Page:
The self-assembly of proteins is a major public health issue, but these mechanisms are still poorly understood. Researchers at the Weizmann Institute have advanced in understanding this well-kept secret of the human body, which leads to diseases such as diabetes or Alzheimer's.
The functions of the human body are ensured by molecules of great size and complexity, called proteins. For example, the storage of oxygen in our blood is provided by hemoglobin, a protein. The structure and the dynamics of these proteins are absolutely essential for the good functioning of our organism, which, in contact with the outside world, undergoes many mutations. In a large majority of cases, they are either benign or temporary, because our body manages to destroy these mutations. But it happens that a mutation survives our myriad of systems of defense of the body and settles. In the case of Alzheimer's disease, mutated proteins begin to aggregate and cause the symptoms we know.
Dr. Emmanuel Levy and his team were interested in the ability of self-assembly proteins between them. Inspired by the hemoglobin protein, known for its ability to self-assemble in the genetic sickle cell disease, they tried to understand the criteria for self-assembly of proteins.
They show the importance of interfacial symmetry: if, in addition to its symmetry capabilities, the protein has groups that are prone to form a bond, the proteins will begin to form longer and longer filaments, as the assembly.
Consider the two examples mentioned above - sickle cell disease and Alzheimer's disease. In the first case, hemoglobin proteins can assemble naturally without changing shape for self-assembly. In the case of Alzheimer's disease, proteins must change their shape, which requires time and energy, which partly explains the slow evolution of the disease.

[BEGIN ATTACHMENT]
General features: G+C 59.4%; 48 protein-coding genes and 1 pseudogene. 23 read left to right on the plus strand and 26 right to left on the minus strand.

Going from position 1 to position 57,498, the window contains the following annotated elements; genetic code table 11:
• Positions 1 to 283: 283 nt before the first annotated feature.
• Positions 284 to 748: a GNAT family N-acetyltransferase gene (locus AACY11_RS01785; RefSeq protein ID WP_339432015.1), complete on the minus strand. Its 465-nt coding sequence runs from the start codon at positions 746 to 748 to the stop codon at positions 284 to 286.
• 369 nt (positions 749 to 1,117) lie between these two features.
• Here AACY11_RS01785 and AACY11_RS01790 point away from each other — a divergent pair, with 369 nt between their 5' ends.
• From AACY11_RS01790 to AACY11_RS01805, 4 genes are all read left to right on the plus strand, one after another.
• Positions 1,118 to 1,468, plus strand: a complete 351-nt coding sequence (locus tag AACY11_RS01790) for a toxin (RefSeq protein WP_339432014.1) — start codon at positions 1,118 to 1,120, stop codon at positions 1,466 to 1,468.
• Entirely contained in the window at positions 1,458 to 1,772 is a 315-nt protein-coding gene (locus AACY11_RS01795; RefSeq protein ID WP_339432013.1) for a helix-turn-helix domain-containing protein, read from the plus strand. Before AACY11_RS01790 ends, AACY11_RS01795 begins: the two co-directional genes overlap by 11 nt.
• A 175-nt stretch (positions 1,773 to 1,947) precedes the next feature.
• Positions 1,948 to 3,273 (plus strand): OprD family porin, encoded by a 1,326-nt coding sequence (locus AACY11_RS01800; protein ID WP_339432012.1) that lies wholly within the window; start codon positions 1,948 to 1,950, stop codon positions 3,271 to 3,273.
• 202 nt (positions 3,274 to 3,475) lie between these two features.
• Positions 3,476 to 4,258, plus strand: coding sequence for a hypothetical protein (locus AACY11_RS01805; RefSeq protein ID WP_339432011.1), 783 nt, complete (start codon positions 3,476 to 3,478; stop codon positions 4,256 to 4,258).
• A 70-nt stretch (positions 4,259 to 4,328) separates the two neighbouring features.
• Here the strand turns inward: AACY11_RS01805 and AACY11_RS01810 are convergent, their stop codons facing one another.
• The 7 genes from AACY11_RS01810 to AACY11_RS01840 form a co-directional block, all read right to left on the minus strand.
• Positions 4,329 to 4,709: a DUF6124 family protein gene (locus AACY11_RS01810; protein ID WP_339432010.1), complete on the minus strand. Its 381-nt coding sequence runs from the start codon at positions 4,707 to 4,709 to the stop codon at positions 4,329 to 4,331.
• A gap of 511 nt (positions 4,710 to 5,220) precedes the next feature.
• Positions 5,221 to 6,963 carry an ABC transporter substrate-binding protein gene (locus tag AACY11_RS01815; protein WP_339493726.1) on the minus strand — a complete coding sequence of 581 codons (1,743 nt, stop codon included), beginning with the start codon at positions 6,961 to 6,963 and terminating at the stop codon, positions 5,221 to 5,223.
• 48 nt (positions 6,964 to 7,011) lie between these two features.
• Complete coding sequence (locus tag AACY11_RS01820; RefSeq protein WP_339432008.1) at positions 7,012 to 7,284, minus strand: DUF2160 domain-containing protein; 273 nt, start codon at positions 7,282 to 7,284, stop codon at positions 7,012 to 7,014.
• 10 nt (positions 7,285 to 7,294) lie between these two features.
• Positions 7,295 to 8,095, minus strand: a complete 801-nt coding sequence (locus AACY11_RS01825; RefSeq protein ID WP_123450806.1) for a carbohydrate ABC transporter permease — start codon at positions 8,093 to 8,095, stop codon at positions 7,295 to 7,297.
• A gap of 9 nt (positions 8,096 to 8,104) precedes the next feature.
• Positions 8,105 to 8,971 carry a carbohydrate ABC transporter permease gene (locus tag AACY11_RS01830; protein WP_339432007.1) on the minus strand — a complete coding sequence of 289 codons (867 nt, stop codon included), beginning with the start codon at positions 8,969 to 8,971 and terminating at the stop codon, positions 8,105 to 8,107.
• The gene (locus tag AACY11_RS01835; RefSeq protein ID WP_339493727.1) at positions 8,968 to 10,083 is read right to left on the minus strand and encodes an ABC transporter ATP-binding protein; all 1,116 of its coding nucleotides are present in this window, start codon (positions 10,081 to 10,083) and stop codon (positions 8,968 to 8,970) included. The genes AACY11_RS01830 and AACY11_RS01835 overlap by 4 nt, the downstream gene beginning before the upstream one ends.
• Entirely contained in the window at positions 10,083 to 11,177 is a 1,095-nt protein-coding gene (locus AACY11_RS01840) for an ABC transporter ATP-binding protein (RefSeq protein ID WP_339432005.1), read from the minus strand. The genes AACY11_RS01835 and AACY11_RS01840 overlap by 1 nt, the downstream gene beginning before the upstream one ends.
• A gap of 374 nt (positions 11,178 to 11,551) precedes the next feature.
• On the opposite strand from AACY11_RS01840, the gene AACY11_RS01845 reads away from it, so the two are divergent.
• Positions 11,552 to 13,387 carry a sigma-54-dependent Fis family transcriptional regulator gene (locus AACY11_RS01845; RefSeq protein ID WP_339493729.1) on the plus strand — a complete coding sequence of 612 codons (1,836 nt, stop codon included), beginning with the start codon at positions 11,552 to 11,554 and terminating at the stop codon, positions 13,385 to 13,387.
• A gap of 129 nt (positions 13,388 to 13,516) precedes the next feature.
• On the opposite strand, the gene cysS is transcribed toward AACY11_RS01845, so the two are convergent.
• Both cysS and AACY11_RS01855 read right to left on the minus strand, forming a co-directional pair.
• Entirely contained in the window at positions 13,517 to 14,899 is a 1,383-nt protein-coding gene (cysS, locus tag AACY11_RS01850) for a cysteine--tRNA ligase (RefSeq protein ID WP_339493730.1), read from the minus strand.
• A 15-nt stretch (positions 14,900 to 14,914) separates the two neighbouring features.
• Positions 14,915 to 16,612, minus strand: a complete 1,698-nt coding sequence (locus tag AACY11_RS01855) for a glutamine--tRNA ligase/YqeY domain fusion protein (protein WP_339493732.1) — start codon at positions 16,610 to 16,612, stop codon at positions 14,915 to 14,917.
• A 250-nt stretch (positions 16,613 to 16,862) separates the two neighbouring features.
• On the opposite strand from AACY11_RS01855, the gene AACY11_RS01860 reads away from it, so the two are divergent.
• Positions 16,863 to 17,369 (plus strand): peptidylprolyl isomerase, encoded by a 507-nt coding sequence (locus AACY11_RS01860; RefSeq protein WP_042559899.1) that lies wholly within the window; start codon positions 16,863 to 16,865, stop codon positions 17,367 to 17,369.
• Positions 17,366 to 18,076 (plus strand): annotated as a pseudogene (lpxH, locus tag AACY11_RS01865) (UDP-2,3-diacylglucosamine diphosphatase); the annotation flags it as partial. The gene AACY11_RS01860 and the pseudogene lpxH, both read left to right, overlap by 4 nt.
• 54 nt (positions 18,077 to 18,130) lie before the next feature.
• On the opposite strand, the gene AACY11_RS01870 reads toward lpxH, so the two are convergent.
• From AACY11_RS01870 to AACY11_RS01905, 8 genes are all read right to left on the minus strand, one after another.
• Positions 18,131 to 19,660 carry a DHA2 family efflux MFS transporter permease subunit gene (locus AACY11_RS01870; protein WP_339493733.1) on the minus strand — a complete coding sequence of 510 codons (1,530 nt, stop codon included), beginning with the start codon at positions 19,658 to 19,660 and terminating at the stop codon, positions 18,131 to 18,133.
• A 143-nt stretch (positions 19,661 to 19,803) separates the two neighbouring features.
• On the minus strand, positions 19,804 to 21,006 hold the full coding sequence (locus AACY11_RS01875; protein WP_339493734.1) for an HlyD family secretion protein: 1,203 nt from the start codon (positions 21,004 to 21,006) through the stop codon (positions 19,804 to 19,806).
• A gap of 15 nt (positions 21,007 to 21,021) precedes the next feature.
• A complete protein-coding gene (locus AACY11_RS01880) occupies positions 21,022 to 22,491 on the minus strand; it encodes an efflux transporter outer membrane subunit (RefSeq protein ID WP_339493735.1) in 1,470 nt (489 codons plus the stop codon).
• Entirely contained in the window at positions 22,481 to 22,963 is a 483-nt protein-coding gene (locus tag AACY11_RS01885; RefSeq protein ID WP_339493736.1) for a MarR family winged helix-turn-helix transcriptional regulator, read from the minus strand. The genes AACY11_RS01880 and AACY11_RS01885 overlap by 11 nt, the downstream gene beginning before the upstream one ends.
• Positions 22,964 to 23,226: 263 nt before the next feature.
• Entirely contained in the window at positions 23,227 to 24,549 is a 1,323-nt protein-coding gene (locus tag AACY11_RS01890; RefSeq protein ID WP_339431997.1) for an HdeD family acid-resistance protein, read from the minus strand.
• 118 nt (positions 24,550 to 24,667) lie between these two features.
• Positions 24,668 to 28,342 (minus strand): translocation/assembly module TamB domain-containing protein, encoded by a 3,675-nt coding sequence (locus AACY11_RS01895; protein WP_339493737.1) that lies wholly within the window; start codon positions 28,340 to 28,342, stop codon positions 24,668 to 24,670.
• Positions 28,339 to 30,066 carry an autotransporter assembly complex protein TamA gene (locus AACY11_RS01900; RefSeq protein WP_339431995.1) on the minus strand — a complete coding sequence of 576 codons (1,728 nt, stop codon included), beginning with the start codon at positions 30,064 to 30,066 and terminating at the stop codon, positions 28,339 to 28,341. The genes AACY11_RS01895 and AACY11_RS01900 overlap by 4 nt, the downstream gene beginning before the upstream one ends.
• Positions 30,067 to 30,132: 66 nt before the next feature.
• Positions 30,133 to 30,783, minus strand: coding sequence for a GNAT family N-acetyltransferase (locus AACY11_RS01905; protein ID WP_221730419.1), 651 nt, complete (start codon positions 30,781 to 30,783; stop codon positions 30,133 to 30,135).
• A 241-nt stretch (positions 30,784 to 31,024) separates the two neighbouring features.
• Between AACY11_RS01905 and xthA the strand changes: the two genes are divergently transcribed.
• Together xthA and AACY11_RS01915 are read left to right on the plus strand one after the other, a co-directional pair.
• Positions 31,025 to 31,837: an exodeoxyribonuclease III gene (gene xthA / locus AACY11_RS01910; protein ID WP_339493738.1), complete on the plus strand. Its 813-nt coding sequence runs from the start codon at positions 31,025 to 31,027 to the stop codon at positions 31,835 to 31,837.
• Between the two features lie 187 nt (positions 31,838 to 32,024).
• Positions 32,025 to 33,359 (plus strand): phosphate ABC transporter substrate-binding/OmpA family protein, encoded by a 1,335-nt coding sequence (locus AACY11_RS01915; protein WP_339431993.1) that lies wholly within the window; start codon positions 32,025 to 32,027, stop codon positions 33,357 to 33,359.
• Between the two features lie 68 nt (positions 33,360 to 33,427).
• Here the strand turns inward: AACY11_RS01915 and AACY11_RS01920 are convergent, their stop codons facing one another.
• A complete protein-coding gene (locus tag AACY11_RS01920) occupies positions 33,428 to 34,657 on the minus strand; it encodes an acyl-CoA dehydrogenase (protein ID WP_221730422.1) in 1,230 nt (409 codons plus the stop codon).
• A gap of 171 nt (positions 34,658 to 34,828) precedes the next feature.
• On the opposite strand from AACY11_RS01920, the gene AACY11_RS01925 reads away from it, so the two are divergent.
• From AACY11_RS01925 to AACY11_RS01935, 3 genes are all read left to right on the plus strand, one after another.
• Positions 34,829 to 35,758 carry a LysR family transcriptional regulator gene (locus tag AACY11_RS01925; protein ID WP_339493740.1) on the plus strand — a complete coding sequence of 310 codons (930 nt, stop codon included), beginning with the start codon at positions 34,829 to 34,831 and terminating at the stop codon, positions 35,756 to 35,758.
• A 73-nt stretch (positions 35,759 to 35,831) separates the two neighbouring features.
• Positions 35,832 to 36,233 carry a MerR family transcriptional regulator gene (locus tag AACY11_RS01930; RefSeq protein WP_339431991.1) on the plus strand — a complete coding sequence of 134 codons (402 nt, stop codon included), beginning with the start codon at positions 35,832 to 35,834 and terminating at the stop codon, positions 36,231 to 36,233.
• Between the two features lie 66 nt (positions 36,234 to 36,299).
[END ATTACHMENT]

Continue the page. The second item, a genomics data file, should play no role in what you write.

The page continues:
In their experiments, the researchers made a protein composed of eight identical units. By this property, the mutation of a gene produces eight identical mutations in each of the units of the protein. After multiple trials, they finally found a single mutation that created large filaments, adding hydrophobic amino acids to the surface (ie, they do not like water). Wanting to continue their studies in a larger context, they selected eleven symmetrical proteins and created seventy-three different mutations in each of them. This titanic work shows that, in thirty cases, mutations allow proteins to self-assemble. In half of the cases, the proteins are assembled in filaments, in the other half, they form amorphous lumps.
If these mutations are so easy to produce, why are they so rare in nature? Researchers observe that, in general, proteins with high symmetry have hydrophilic amino acids at their surface, which limits inter-protein interactions. In fact, the hydrophilic nature 'attracts' the water molecules, thus limiting the interactions with other proteins.
These researchers are part of a larger community that is trying to understand protein self-assembly, which is a major public health issue for diseases like Alzheimer's or diabetes. This research also advances the understanding and control of the nano world in its entirety, that is to say a world 100 times smaller than the smallest of grains of sand.
Publication in Nature, August 2, 2017